Recent government guidance has clarified research and development (R&D) tax incentive requirements. 

The guidance applies to companies involved in software development seeking to claim the R&D tax incentive. It explains that developing and modifying existing software will only meet R&D criteria if done as an experiment to generate new knowledge. 

The guidance indicates that companies should keep detailed and contemporaneous records as proof that each R&D activity occurred and meets requirements. To be eligible for an R&D tax claim, records must demonstrate that a business is testing for an outcome that’s unknown and that can only be determined using a systematic progression of work through applying scientific principles and a hypothesis to experiment, observe, evaluate and come to logical conclusions. Supporting R&D activities may also be eligible.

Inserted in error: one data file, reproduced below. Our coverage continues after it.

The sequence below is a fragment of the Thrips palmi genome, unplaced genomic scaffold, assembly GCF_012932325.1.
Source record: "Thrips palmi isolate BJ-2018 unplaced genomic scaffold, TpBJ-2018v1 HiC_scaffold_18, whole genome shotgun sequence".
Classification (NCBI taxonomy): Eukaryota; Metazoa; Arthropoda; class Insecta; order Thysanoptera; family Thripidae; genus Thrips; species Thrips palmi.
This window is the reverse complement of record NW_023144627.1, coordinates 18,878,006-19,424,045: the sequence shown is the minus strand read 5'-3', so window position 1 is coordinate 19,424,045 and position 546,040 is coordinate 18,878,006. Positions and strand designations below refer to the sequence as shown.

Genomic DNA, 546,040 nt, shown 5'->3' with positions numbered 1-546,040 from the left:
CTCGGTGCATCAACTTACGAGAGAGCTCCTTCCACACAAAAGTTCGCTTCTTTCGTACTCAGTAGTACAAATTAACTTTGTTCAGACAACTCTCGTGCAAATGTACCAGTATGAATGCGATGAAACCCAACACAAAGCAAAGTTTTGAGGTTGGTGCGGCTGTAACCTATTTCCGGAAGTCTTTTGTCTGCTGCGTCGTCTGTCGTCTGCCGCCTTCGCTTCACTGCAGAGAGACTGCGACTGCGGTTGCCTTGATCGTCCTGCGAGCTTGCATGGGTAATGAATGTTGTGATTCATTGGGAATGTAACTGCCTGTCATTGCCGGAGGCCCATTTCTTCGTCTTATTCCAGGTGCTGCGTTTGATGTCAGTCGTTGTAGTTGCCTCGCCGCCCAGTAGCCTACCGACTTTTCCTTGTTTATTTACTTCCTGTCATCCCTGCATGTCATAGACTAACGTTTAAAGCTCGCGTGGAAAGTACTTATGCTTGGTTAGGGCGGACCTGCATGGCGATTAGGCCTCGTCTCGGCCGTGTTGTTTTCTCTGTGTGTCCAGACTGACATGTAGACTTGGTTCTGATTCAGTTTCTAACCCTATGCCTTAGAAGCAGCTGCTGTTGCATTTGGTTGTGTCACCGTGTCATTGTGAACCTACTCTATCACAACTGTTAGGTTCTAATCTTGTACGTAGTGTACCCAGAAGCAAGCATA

Software-based businesses should be aware that not all activities involved in a software development project will be eligible for the R&D tax incentive. For example, the guidance states that bug testing, data mapping, data manipulation and system testing generally won’t be eligible.

Whether the guidance creates substantive change is up for debate. The Government claims that the guidance merely provides clarity around tax laws. However, commentators have insisted that the guidance indicates that the R&D scheme is changing, or at least suggests that a crack-down is underway.

Going forward, companies seeking to claim the incentive should accurately record each R&D activity as it unfolds, ensuring that the records show that each activity satisfies eligibility requirements. Then, when it comes to claiming the R&D tax incentive, companies should claim eligible R&D activities separately, rather than making one claim over an entire project.

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